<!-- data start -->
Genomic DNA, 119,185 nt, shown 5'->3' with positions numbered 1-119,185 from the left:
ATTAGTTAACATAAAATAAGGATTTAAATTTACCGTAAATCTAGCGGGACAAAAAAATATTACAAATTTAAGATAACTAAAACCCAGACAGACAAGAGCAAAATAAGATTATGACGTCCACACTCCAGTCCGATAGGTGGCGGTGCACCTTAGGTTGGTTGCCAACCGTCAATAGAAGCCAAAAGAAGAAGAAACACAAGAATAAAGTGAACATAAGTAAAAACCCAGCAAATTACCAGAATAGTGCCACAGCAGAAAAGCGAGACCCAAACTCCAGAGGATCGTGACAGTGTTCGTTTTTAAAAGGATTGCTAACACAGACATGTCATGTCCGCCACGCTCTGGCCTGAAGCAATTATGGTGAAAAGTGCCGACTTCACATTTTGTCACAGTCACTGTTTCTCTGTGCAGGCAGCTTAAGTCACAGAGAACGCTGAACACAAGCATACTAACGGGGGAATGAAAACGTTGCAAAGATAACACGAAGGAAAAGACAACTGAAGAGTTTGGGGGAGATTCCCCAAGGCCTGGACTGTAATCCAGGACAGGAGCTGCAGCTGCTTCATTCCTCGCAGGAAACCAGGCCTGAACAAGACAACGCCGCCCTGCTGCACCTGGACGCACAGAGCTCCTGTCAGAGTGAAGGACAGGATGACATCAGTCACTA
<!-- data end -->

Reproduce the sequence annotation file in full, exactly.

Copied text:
Genomic DNA, 119,185 nt, shown 5'->3' with positions numbered 1-119,185 from the left:
ATTAGTTAACATAAAATAAGGATTTAAATTTACCGTAAATCTAGCGGGACAAAAAAATATTACAAATTTAAGATAACTAAAACCCAGACAGACAAGAGCAAAATAAGATTATGACGTCCACACTCCAGTCCGATAGGTGGCGGTGCACCTTAGGTTGGTTGCCAACCGTCAATAGAAGCCAAAAGAAGAAGAAACACAAGAATAAAGTGAACATAAGTAAAAACCCAGCAAATTACCAGAATAGTGCCACAGCAGAAAAGCGAGACCCAAACTCCAGAGGATCGTGACAGTGTTCGTTTTTAAAAGGATTGCTAACACAGACATGTCATGTCCGCCACGCTCTGGCCTGAAGCAATTATGGTGAAAAGTGCCGACTTCACATTTTGTCACAGTCACTGTTTCTCTGTGCAGGCAGCTTAAGTCACAGAGAACGCTGAACACAAGCATACTAACGGGGGAATGAAAACGTTGCAAAGATAACACGAAGGAAAAGACAACTGAAGAGTTTGGGGGAGATTCCCCAAGGCCTGGACTGTAATCCAGGACAGGAGCTGCAGCTGCTTCATTCCTCGCAGGAAACCAGGCCTGAACAAGACAACGCCGCCCTGCTGCACCTGGACGCACAGAGCTCCTGTCAGAGTGAAGGACAGGATGACATCAGTCACTA